Jesus told him, “If you want to be perfect, go and sell all your possessions and give the money to the poor, and you will have treasure in heaven. Then come, follow me.”(Matthew19:21 NLT)
Wasn’t it that great philosopher, Andy Warhol, who once said, “Everyone will be famous for 15 minutes?” The culture we live in flaunts the importance of popularity, fame and money without apology. Everyone, it seems, has a desire for notoriety. In truth, I think it’s an innate yearning to be worshipped. I wouldn’t doubt it’s that same fatal flaw that sent Lucifer careening out of Heaven’s door a millennia ago.
Reality television sends the same deliberate message–you’re nobody unless you’re somebody. As painful as it is for me to admit, I’ve entertained the same dream as a million others–to have my name up in lights, my own television show, to sell a gazillion records and accomplish great things.
Not long ago, my friend, Tommy, stopped me as I was heading out the door after church and said something that made me take pause. “You’ve always wanted your life to count, Tamra, to do something of value, to be someone others could admire. But, let me challenge you with this: live a life of significance rather than importance.”
I actually went home and looked up those two words in my Webster’s dictionary. Significance expresses a life full of value or worth… Importance relates more to having power or authority. I wasn’t sure why Pastor Tommy felt the need to share his thoughts with me. I’ve always thought that my life had been centered on the idea of helping others. I write books, I compose music and sing songs. Somehow this seemed to me the perfect path by which to touch lives for Jesus. Perhaps the motivation of the heart is really the issue in question. I don’t know about you, but sometimes it takes a while for me to find the light switch.
If our goal is the praise and admiration of those around us, then we may find exactly what we’re looking for: importance. But if our intent is to have the heart and character of God revealed in and through our lives, and to have our words and actions reflect the love of God above all else, then we will live a life of significance.
There aren’t many kudos for the prayer warrior who spends hours on his or her knees before God. There’s no mob of screaming fans for the woman who takes dinner to the widow, and yet Jesus said, “As you do this unto one of these, you do this unto me.”
I believe pride is the obstacle that stands in the way of our ability to live that life of significance my friend, Tommy, spoke of. We see ourselves in the light of human understanding and often place values on our lives that are predicated by world views. However, there comes a time in the life of every true seeker of God, when he or she must lay down all that we think we are and all that we hope to be, in order to be transformed into that vessel that God has planned us to be before the foundations of the world.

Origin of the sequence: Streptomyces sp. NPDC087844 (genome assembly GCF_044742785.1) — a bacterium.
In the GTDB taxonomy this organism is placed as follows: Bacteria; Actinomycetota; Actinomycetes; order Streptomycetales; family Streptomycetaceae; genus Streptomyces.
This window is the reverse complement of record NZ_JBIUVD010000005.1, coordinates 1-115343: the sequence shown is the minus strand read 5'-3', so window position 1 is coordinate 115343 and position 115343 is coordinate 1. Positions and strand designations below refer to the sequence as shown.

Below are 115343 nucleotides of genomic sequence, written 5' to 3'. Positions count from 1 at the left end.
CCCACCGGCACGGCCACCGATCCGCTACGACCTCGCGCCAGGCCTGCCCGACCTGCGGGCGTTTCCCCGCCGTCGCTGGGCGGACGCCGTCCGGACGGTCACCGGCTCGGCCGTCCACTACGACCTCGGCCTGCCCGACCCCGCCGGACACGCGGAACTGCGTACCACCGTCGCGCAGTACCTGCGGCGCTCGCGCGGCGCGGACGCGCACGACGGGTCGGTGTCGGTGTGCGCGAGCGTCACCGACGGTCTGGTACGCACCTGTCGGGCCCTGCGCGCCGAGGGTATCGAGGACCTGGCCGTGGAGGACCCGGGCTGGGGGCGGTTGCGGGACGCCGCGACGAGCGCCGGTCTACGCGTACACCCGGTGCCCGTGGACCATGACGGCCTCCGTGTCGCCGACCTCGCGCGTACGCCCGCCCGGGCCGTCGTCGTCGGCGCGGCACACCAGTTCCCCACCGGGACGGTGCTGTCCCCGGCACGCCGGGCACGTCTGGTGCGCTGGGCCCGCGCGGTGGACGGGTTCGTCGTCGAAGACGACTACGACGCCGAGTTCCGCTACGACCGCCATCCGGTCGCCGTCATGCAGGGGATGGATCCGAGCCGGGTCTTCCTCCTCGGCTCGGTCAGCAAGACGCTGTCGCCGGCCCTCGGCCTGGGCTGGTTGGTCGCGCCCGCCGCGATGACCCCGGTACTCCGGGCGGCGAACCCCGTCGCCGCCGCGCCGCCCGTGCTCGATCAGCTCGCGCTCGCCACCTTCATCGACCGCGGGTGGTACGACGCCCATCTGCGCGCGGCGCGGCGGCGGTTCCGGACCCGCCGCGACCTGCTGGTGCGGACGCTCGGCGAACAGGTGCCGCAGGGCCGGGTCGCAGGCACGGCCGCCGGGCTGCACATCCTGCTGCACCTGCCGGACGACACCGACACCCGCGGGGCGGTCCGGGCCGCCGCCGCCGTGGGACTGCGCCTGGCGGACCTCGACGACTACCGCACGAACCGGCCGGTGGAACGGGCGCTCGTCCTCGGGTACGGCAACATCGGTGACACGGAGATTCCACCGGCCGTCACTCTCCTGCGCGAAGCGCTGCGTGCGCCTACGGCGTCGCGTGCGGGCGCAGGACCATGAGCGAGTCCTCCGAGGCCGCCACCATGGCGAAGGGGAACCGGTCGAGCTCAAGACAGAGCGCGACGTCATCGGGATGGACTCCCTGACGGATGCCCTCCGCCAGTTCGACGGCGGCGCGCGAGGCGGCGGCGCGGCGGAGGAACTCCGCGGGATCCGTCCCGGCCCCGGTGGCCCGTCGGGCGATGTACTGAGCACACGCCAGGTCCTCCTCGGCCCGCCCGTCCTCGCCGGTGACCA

I remember the moment when I came to the painful realization that I would never accomplish the level of greatness I thought I was entitled to. I would likely never stand on a stage and sing for thousands of people, or have my name in lights on Broadway.
The sense of failure that overwhelmed me was palatable and I experienced a feeling of great loss, almost like a death. The transformation of a dream is often accompanied by a deep sense of bereavement. Yet out of death comes rebirth and an opportunity to explore avenues we never previously considered. The Lord’s definition of our perfection is entirely different than our own, and often requires the relinquishment of our hopes and dreams in order to see His plan unfold.
After months of dealing with my sense of loss, I was prepared to ask the difficult questions. What motivates me? What makes me feel important? What defines me? Why do I have these talents and for what purpose do I use them? In truth, the answers surprised me. I was motivated by the accolades of others. I felt important when I was appreciated for my talents. I realized I was defined not by who I am, but by what I do.
And these acknowledgements brought me to the foot of the cross of Christ. It was there that I laid down my abilities, my talents, my dreams and goals and requested God’s heart in my journey. I wanted Jesus to redefine me, and to make this vessel of human clay into the work of art He desired to look upon. It was a huge step of faith, and not one I took without great thought and consideration.
Once we relinquish our definition of self, and offer it up, then we must be redefined by the One receiving our sacrifice. Since we’re not exactly sure what form that new individual will take, it’s a bit frightening.
Here’s what I know for sure: nothing is wasted with God! He uses every gift and talent He’s given us, perhaps in different venues than we would like or hope, but He utilizes those unique and individual endowments in ways we can’t imagine. It’s much like giving up a cubic zirconium to receive a flawless diamond.
I can say with absolute certainty that I have no disappointment in the path I now walk. When Jesus told the rich, young ruler to sell all his possessions and give all he had to the poor, He was really asking him to trade the life he knew for a far more perfect existence. Today, I find myself grateful to be living this life of significance, rather than importance, and I can’t tell you how satisfying it is to understand the difference. I’ll always be grateful for the wise words of a friend that set my feet on the right path.